When I get home from work, I take the dog for a walk. That time with him really gives me a chance to transition out of work mode and into relaxation time for the rest of the evening. Between the walking, which provides exercise, and the smiles that he brings to my face, it just makes my day a thousand percent better to come home to a dog.

It does, it does!!  Thanks for sharing.  

I cannot agree more that pets help reduce stress. I have two miniature schnauzers and such a source of enjoyment. I have one problem: my male barks constantly and I live in an apartment building...I'm fearing impending threats of eviction or at least sanction but don't know how to handle this. One extreme suggestion given to me was surgically cut vocal cords but that seems beyond cruel. Any advice?

Take the time to understand what it is that is making your dog bark.  I suspect he is trying to communicate something to you.   Often, us humans just classify all barking as the same thing: loud, noisy, disruptive.  Its not.  It has meaning- us humans just have to figure out what it is.  Rather than consider a cruel, inhumane surgery, enlist a trainer to visit your home, assess the situation, and put together a plan for putting your dog at ease.  I promise, it will be worth it in the end.  

I worry that if I adopt a rescue dog, instead of buying one from the store, that it will have emotional issues and be difficult to work with. Can you advise on that?

It's a common misperception. Thanks for giving us the opportunity to speak to it.  Just like with humans, there are no guarantees that an animal from any source won't have an emotional issue at some point in their life.  Emotions are real, we all have them.   And yes, in rescue, we give dogs who have had a rough past another chance.  We often hear stories of their personal growth and healing once in a home.  Plenty of pets that find their way into rescue, however, come baggage-free.  It is important to get to know a pet before you make a commitment to bring it in to your family, and make sure you are willing to provide what that pet needs.  Ask questions, and be willing to accept honest answers.  

There's nothing better than being greeted when you come home by a dog who is thrilled to see you!

I couldn't agree more.  Its interesting.  My husband and I have always valued our dog's "welcome" into our/their home at the end of the day.  Now, our 2 year old looks forward to it as much as we do.  "See my Bruschi, See my Kodi," he says on the ride home.  We just love it!  

Thank you for your answer...I understand your response but don't know how to apply it. My dog barks at everything...every noise, every person upstairs walking around, everything...we like to say that he barks at the wind blowing. It's made all the more frustrating that my other dog really is more in the normal range of barking at strangers and threats but nothing else. Is it possible he has some sort of anxiety disorder? He is also a terror on a's really sad because he loves other dogs but he scares them all with all that noise-making! Thanks again!

Unfortunately, its impossible to diagnose anxiety online!  It really sounds like you could benefit from having a dog professional come and meet your pup and advise on a plan.  Its sometimes a hard step to take- to acknowledge that you can't do it on your own... I was there once myself.  Some time with a dog professional can really change your world, and that of your dog.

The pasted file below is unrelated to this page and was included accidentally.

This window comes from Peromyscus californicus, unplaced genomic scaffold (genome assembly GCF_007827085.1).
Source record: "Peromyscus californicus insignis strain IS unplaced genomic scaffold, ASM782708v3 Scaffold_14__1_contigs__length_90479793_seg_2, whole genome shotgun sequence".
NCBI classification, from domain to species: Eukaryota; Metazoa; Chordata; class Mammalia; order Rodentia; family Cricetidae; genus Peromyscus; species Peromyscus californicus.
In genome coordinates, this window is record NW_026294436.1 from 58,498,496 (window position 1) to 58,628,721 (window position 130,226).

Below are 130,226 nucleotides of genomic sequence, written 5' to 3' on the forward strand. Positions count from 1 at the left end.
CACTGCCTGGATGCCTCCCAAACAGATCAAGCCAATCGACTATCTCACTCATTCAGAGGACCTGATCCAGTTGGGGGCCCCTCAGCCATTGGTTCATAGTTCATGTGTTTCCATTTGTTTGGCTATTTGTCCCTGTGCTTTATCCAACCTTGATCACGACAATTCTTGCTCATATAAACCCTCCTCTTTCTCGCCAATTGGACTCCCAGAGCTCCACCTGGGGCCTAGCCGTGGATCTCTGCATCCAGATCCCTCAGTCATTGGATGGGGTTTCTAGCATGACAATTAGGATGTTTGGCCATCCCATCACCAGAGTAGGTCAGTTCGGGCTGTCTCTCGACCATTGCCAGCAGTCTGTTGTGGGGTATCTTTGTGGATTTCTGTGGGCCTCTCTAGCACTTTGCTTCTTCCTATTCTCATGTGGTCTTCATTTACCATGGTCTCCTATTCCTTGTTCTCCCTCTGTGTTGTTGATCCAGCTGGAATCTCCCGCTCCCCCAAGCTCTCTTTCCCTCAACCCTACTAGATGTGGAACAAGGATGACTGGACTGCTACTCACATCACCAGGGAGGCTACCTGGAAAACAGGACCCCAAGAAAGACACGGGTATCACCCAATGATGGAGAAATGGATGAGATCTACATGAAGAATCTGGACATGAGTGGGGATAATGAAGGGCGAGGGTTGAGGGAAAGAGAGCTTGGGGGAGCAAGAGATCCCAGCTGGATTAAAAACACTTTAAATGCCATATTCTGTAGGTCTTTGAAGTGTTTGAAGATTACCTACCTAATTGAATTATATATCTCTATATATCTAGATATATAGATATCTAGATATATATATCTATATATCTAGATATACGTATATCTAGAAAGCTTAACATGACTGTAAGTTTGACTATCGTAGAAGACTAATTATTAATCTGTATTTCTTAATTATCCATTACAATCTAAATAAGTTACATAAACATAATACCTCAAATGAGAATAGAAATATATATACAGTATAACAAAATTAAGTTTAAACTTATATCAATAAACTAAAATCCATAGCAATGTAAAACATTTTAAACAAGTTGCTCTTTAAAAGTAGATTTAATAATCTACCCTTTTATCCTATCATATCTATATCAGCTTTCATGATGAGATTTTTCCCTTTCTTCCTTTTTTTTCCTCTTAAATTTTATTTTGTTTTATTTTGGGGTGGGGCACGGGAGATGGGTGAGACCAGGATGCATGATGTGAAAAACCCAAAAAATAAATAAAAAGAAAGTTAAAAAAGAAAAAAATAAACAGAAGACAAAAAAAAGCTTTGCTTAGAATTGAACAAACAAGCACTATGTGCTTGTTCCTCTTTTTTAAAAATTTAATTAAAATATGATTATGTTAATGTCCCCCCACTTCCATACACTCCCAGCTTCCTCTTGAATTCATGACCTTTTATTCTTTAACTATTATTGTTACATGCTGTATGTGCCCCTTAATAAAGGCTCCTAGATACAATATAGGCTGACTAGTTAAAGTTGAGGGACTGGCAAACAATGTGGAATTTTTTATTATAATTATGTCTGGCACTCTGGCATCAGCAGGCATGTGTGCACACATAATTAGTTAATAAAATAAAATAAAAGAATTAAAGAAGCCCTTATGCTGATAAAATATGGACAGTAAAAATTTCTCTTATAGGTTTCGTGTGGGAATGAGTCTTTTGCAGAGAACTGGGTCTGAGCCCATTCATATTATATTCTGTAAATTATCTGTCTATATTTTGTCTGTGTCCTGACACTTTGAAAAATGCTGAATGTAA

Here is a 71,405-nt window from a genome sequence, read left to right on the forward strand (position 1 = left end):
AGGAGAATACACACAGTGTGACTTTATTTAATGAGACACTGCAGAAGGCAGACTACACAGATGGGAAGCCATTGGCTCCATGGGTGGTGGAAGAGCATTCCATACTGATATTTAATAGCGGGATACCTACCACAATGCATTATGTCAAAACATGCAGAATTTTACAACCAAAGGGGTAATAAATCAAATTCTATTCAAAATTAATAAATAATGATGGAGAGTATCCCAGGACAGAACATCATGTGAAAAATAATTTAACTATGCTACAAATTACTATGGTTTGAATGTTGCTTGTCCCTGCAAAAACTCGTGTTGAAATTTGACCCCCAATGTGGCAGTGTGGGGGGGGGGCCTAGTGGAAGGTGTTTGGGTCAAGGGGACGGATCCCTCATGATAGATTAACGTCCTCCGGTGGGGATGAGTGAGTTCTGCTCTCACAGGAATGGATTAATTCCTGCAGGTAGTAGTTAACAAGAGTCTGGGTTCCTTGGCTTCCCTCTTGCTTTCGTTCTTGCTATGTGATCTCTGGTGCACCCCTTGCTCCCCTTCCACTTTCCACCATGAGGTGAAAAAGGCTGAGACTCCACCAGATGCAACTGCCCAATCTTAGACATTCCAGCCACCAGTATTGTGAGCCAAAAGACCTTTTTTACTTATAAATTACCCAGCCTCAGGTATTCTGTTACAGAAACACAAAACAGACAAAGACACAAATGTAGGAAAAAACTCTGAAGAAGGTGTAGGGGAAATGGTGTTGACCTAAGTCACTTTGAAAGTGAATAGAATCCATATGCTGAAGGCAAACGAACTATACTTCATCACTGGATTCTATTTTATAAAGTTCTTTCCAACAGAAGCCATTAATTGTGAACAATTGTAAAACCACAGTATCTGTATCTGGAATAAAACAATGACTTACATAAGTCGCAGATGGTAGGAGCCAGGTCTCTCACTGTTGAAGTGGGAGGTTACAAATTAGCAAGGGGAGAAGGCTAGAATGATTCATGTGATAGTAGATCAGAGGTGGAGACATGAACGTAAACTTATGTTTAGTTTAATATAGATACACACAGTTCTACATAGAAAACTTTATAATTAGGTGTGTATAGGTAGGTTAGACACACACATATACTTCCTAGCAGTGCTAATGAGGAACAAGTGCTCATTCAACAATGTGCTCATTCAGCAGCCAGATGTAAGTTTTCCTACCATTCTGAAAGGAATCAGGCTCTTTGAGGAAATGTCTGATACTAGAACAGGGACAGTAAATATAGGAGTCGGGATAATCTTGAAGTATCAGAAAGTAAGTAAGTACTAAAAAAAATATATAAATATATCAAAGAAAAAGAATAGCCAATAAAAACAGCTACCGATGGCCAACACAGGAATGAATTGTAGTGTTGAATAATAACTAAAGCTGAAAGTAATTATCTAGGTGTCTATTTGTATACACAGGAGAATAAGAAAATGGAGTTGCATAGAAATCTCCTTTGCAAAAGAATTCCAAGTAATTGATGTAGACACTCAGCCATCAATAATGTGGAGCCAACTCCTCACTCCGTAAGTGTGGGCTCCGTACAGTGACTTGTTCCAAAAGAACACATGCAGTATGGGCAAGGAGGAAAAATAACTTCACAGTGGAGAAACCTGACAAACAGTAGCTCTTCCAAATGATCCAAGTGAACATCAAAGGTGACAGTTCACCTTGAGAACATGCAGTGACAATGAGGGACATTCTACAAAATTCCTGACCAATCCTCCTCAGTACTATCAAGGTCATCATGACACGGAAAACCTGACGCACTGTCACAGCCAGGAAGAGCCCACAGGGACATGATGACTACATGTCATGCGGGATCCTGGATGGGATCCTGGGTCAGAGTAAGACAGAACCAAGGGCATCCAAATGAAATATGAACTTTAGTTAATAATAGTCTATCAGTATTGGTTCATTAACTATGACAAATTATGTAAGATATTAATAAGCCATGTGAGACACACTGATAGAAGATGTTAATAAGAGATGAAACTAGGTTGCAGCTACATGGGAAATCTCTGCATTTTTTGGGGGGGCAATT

I have a big window in my livingroom that looks down onto the street.  My dog contantly barks out of the window at the cars.  It's hard to block her from the window, and I've tried tricks to make her stop, like putting pennies in a can and shaking it to startle her - hasn't worked. Any ideas on how to get her to stop barking at the cars below?

I'll share the same suggestion as the one I shared with another in this chat.  Take the time to learn what it is your dog is trying to communicate with all the barking, and that might mean enlisting an outside source to help you understand your dog better.  

I think getting the dog and the human(s) some training will go a long way toward making any dog from any source a happier creature who is easier to live with. Our dog was "not for adoption" due to behavior issues. He was so hyperactive, we had to tie his leash to the radiator to get a break from constant vigilance. Now he's the most mellow, obedient sweetheart (and I'm sure he's happier now, too).

If you can understand your pup,  (and the same goes for cats), your relationship becomes so much richer and more enjoyable.  THAT brings about all new leves of stress relief!  

When I was a kid, and I was sad or upset, I always felt better by petting or holding our cats and dog. It's still true (different cats and dog now, but the same comfort). Also, I feel the same way as the person who said that having to walk the dogs gets her/him out of the house. Some days, that's the only time I get outside.

Its amazing how much my son has bonded with our dogs, and vice versa!  Of course... I do think my mischievious little puggle enlists the toddler's help to do things that his paws otherwise wouldn't allow... they really are quite the pair.  

Has Lost Dog considered reaching out to other local Law Schools to do something similar?

We welcome the opportunity to bring our dogs up for adoption into communities where they can be of service.  We often visit grade schools and after-school programs.  Its good for the dogs, good for the people... and just plain fun!  

Colleen can you explain about stores and puppy mills? If you don't rescue, you should find a very reputable breeder. Store dogs come from puppy mills.